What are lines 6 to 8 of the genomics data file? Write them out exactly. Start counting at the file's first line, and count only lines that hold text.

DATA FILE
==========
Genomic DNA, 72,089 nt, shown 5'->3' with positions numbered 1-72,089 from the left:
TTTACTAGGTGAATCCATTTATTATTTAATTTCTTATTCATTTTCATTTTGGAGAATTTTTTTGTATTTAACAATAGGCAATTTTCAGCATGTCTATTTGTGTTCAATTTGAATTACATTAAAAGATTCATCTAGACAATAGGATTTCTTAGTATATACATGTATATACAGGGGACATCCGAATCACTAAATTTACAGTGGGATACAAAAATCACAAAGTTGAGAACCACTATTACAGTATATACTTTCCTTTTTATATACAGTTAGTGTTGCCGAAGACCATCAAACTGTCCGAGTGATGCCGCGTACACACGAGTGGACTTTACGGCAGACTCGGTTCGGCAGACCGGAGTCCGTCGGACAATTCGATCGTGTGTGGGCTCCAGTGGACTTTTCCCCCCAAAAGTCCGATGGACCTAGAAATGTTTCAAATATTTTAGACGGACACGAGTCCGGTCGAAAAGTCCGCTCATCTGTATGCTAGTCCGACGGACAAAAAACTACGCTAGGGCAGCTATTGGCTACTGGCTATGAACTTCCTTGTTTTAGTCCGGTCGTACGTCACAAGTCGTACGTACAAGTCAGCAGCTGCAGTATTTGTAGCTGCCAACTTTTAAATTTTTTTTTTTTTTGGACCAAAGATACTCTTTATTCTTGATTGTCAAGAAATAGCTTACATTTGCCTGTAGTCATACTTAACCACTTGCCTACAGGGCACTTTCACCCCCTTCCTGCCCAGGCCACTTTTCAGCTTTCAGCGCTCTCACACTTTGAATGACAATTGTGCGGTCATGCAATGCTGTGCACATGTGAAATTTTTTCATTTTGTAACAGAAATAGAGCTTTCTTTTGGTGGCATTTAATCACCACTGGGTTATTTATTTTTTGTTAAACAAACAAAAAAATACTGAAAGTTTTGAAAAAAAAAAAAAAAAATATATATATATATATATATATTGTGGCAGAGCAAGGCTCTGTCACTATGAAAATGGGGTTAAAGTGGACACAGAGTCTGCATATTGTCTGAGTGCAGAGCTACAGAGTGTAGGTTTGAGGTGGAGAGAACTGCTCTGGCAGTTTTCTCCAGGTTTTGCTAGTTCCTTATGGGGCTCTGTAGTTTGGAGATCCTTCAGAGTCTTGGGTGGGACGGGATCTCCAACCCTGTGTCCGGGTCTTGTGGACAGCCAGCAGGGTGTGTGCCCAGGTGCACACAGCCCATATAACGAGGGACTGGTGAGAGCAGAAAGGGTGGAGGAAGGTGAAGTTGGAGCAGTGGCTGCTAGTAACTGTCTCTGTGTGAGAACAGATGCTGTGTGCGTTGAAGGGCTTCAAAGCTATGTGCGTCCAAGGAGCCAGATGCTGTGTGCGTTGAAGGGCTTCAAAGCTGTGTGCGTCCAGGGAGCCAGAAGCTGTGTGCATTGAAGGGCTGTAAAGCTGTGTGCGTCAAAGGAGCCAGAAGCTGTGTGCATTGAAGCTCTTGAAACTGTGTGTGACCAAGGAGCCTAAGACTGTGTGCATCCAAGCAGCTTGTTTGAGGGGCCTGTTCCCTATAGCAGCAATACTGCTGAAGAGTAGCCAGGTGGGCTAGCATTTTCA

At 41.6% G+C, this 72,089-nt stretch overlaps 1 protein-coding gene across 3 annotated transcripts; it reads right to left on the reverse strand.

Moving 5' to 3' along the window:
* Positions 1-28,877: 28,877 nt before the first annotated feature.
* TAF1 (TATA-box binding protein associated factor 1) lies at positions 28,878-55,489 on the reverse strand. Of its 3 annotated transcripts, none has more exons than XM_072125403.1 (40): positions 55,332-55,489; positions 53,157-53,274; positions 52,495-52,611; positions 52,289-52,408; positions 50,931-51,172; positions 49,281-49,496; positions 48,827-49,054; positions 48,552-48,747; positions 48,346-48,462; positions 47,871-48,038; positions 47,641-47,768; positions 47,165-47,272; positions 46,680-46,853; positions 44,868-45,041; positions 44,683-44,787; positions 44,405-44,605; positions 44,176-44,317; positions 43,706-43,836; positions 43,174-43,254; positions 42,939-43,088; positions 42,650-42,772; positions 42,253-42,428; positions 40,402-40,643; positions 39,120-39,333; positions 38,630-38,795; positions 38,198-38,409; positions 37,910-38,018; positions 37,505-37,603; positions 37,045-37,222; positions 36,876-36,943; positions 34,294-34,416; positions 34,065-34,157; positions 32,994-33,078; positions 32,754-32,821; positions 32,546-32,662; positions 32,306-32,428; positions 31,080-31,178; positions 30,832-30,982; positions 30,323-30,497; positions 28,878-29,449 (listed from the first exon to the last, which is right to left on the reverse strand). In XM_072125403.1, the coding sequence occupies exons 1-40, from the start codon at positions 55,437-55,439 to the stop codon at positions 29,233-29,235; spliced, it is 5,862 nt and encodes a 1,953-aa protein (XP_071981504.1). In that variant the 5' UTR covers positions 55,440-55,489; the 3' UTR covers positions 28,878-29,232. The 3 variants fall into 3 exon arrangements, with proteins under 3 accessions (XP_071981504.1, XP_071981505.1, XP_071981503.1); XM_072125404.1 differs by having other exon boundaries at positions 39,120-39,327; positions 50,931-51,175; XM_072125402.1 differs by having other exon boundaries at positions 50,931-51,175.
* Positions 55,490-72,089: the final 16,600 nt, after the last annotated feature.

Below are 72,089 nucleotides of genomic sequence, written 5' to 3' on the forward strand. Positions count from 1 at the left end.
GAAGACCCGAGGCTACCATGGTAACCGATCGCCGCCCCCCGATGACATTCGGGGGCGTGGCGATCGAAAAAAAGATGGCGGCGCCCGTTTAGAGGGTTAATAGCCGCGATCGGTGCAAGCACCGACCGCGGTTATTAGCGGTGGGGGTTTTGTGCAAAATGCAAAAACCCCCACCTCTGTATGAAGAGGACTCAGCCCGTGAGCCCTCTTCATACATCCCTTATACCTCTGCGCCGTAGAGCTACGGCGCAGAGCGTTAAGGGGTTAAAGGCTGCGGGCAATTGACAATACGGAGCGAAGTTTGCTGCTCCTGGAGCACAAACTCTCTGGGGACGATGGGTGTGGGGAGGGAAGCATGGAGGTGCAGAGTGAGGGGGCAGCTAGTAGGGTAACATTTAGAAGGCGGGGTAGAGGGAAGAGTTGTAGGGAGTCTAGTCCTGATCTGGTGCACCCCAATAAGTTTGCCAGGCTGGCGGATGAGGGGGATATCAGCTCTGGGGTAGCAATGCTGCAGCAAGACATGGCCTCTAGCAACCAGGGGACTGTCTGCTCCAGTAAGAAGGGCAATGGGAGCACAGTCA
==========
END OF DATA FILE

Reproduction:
* TAF1 (TATA-box binding protein associated factor 1) lies at positions 28,878-55,489 on the reverse strand. Of its 3 annotated transcripts, none has more exons than XM_072125403.1 (40): positions 55,332-55,489; positions 53,157-53,274; positions 52,495-52,611; positions 52,289-52,408; positions 50,931-51,172; positions 49,281-49,496; positions 48,827-49,054; positions 48,552-48,747; positions 48,346-48,462; positions 47,871-48,038; positions 47,641-47,768; positions 47,165-47,272; positions 46,680-46,853; positions 44,868-45,041; positions 44,683-44,787; positions 44,405-44,605; positions 44,176-44,317; positions 43,706-43,836; positions 43,174-43,254; positions 42,939-43,088; positions 42,650-42,772; positions 42,253-42,428; positions 40,402-40,643; positions 39,120-39,333; positions 38,630-38,795; positions 38,198-38,409; positions 37,910-38,018; positions 37,505-37,603; positions 37,045-37,222; positions 36,876-36,943; positions 34,294-34,416; positions 34,065-34,157; positions 32,994-33,078; positions 32,754-32,821; positions 32,546-32,662; positions 32,306-32,428; positions 31,080-31,178; positions 30,832-30,982; positions 30,323-30,497; positions 28,878-29,449 (listed from the first exon to the last, which is right to left on the reverse strand). In XM_072125403.1, the coding sequence occupies exons 1-40, from the start codon at positions 55,437-55,439 to the stop codon at positions 29,233-29,235; spliced, it is 5,862 nt and encodes a 1,953-aa protein (XP_071981504.1). In that variant the 5' UTR covers positions 55,440-55,489; the 3' UTR covers positions 28,878-29,232. The 3 variants fall into 3 exon arrangements, with proteins under 3 accessions (XP_071981504.1, XP_071981505.1, XP_071981503.1); XM_072125404.1 differs by having other exon boundaries at positions 39,120-39,327; positions 50,931-51,175; XM_072125402.1 differs by having other exon boundaries at positions 50,931-51,175.
* Positions 55,490-72,089: the final 16,600 nt, after the last annotated feature.

Below are 72,089 nucleotides of genomic sequence, written 5' to 3' on the forward strand. Positions count from 1 at the left end.